Interventions That Are Working

In the past couple of months I’ve settled into a bit of a rhythm with my group sessions at the developmental disabilities agency. The clients who participate in music therapy choose to do so each week by signing up the day before. They are free to attend every week but they aren’t required to. I’ve received approximately 50 “regular” clients who rotate in and out every couple of weeks. Each group consists of 15 people so I always have a different assortment of individuals who attend, but each face is now familiar. These clients have gotten to know me and have learned what to expect each week as far as the structure of the session. What this means to me is that I need to continue to create new intervention ideas and ways to keep each session exciting and unpredictable (in a predictable way). Below are some examples of interventions I’ve done in the last couple of months that have been extremely successful and for which the clients have shown great enthusiasm.

*These interventions are designed for adults with intellectual and developmental disabilities.


Guess Who Sang THIS Song

Goals: Impulse control, social skills; awareness

Intervention: This is very straightforward, jeopardy-style game. The object is to have clients correctly identify a song title or artist by raising their hand. Play a clip of the song either recorded or live and choose someone to answer what the song is or who sang it.

Considerations: Reminding the clients before, and continually during the game, to not shout out answers, but to raise their hand to share. When the clients are extremely excited to answer they typically lose their impulse control. I generally call on someone who hasn’t revealed the answer out loud and followed directions.

Adaptations: I have adapted this game for various session themes. One way to alter this is by playing recorded clips of the music and having the words of the song title written out on notecards, scrambled up, and posted on a board. This allows you to use more thematic music for your session without relying on whether the clients can recall the title without prompts. You can then use music that is familiar to most and have them join in singing along to help unscramble the song title from the lyrics.

This example is of love songs from our 1990's themed session.
This example is of love songs from our 1990’s themed session.


Creating a ‘Band’

Goals: Gross motor movement, attention, following directions, working together

Intervention: I asked the group to imagine that we had formed a band and each small group (approx. 3 people) was a section of the band. We were about to have band practice to learn and rehearse a new song before we performed it.

Pick a song in which you can choose repetitive words to assign to a small “section” of the “band”. I used a poster board with the selected words as a visual, but set up each section to play around the circle so that when I stood in front of them, it helped remind them it was their turn to play. We “learned”, “rehearsed”, and “performed” this song; each time improving their ability to play together, wait their turn, and follow cues.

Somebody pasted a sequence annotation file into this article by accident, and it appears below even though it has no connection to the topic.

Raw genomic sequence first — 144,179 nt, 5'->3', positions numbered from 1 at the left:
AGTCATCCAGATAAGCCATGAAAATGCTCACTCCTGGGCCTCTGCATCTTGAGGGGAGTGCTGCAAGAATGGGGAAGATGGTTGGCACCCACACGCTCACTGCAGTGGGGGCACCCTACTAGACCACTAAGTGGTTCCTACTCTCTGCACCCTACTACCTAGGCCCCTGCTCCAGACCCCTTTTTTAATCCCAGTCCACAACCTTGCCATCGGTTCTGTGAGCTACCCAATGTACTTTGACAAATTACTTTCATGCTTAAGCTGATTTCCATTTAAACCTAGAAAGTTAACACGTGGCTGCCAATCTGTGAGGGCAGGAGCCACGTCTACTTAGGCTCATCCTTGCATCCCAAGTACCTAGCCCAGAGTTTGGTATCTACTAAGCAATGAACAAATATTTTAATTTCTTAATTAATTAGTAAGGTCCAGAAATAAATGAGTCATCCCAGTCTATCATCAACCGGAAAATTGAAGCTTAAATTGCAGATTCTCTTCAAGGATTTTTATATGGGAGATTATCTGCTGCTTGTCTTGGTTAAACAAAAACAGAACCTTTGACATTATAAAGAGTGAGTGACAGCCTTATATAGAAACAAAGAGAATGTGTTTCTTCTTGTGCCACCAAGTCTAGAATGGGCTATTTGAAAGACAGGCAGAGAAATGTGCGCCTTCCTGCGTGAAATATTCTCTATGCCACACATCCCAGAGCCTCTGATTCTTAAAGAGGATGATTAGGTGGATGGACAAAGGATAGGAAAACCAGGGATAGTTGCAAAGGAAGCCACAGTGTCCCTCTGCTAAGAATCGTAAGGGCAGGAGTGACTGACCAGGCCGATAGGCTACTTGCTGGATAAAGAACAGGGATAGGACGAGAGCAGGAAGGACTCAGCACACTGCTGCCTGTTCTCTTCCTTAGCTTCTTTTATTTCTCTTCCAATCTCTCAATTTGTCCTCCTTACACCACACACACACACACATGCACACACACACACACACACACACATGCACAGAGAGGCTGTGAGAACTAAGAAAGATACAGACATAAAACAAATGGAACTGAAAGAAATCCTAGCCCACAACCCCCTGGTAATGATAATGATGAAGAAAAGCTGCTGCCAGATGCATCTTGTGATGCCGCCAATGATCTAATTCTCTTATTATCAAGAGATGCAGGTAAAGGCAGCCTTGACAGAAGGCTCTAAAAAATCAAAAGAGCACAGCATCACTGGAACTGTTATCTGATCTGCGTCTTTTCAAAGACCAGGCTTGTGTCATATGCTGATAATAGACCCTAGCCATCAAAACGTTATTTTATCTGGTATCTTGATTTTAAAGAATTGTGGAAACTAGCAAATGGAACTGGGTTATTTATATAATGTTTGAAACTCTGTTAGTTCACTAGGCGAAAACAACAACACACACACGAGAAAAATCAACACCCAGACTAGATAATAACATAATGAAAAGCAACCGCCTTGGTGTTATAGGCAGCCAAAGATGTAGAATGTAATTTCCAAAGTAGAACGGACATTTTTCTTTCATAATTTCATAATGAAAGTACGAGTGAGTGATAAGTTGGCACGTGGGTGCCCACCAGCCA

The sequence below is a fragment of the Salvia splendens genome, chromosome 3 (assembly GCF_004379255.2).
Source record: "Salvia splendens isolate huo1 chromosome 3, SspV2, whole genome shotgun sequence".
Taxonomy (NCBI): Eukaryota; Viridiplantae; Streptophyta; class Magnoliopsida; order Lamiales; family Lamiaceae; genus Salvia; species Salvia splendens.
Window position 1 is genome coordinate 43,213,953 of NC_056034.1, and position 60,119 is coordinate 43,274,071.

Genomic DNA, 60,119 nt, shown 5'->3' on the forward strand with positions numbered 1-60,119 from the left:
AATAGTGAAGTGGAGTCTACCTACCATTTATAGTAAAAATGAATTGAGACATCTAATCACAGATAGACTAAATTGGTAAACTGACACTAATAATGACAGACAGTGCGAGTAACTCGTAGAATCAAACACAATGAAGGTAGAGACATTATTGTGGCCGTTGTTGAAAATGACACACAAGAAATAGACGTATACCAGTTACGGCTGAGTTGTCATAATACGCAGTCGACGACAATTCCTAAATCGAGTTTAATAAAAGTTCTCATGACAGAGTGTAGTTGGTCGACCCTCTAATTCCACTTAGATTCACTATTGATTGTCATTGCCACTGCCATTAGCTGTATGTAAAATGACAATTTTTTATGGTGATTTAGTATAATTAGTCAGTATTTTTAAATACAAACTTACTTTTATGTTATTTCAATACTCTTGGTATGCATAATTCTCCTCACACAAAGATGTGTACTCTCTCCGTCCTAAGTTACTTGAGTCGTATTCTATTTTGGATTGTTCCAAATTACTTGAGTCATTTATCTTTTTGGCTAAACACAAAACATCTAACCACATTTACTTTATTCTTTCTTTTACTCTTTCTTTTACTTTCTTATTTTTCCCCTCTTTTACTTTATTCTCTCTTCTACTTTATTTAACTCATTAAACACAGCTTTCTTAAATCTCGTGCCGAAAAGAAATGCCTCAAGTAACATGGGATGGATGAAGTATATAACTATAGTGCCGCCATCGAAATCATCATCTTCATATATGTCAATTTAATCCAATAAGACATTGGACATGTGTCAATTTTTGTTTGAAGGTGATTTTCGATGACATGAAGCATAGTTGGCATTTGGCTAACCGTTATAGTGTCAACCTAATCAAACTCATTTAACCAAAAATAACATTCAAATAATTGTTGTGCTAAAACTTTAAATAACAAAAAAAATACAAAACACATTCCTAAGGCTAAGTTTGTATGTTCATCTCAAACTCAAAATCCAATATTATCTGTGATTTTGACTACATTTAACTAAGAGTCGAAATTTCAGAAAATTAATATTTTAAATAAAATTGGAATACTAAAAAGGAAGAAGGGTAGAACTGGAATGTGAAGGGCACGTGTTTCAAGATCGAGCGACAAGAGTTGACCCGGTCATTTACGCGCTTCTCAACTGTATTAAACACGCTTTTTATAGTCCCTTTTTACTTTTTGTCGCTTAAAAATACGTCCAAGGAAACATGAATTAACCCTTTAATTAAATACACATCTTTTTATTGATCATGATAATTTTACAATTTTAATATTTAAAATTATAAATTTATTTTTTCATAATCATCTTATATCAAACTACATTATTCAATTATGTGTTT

Adaptations: The first week we did this, it was for our 1980’s themed session. I chose “Jitterbug” by Wham!. I LOVE this song for the purpose of the many onomatopoeias. I selected instruments that reflected these onomatopoeias and assigned the instruments and words to each “band section”. We did only the first verse, and chorus (live music). My instrumentation looked like this: “Boom Boom“: Drums; Bang, Bang, Bang“: Tambourine  “Jitterbug“: Kokirko, Cabasa, Seed Rattle; “Go-Go“: Rhythm Sticks; “Yo-Yo”: Handbells AND a slide whistle; “High”: (everyone plays)

This song was SO fun and worked SO well I regret every day since that I didn’t get it on video. I can’t wait to do it again!

One client didn't want to play an instrument, but instead wanted to be the coveted "poster-holder".
One client didn’t want to play an instrument, but instead wanted to be the coveted “poster-holder”.


Simple Drum Circle (With Rhythm Sticks)

Goals: Following directions/cues, working together, attention, gross motor movement

Intervention: I found two basic drum circle ideas from this blog post on Pinterest. I needed to find something that was simple enough for my clients but still challenged them to work on their goals. One idea was to assign everyone a number (1-8) and play their drum (rhythm sticks) in tempo on their number. Simply count to 8 a few times. This is challenging for them because the idea of more than one person being assigned to “number one” is abstract, so we worked on this a few times around.

The second drum circle idea is in basic follow-the-leader style. Simply have the clients “rumble” their sticks when you rumble. Move up and down to signal dynamic changes and have them end each rumble with a “clap” of their sticks. Having them change dynamic levels and start/stop together was an awesome example of attention and following directions. They loved it!

Adaptations: Obviously, I adapted the drum circle to using rhythmic sticks due to my short supply of drums and extensive supply of rhythmic sticks. I use a tubano as the drum circle leader to help with the balance of leader to group sound. Even though they aren’t playing drums, they are still always excited to participate in the drum circle.

On to creating more interventions! I hope these examples offer original adaptions to others or inspire new ideas.

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